Hamiltonian group

In group theory, a Dedekind group is a group G such that every subgroup of G is normal. All abelian groups are Dedekind groups. A non-abelian Dedekind group is called a Hamiltonian group.

The most familiar (and smallest) example of a Hamiltonian group is the quaternion group of order 8, denoted by Q8. It can be shown that every Hamiltonian group is a direct product of the form G = Q8 × B × D, where B is the direct sum of some number of copies of the cyclic group C2, and D is a periodic abelian group with all elements of odd order.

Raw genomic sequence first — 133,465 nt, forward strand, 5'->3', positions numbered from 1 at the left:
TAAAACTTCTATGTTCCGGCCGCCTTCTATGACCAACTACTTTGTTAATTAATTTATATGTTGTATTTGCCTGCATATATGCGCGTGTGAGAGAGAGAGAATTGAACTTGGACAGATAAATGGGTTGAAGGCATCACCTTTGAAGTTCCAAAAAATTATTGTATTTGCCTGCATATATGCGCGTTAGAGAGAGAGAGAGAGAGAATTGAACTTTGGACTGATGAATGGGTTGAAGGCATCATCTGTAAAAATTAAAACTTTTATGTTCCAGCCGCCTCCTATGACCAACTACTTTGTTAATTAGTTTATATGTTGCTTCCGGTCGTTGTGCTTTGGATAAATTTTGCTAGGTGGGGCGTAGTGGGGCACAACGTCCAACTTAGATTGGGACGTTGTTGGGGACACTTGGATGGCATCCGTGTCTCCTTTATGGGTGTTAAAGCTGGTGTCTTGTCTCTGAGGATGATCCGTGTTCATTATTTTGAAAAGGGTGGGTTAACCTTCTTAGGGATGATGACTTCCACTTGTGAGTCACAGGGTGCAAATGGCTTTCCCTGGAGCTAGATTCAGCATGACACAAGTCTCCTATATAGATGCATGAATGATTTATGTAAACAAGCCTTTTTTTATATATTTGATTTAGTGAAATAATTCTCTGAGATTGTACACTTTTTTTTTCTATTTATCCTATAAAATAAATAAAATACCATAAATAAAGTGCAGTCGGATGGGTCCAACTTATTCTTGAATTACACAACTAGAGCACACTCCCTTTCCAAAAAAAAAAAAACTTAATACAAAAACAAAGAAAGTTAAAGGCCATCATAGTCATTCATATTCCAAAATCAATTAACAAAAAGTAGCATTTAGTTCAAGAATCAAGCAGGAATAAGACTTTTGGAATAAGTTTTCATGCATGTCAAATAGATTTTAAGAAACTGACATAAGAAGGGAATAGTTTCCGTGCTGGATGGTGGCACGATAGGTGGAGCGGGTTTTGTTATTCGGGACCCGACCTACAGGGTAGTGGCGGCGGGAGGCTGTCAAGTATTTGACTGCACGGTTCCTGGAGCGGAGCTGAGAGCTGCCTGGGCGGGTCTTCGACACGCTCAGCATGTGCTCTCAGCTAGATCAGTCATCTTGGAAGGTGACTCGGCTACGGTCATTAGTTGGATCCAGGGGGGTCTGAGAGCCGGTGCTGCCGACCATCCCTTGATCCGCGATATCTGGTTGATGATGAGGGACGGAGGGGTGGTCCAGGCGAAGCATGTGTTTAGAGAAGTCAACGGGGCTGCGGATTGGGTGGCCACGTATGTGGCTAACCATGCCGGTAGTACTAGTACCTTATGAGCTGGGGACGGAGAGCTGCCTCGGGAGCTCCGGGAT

Dedekind groups are named after Richard Dedekind, who investigated them in a paper published in 1897, proving a form of the above structure theorem (for finite groups). He named the non-abelian ones after William Rowan Hamilton, the discoverer of quaternions.

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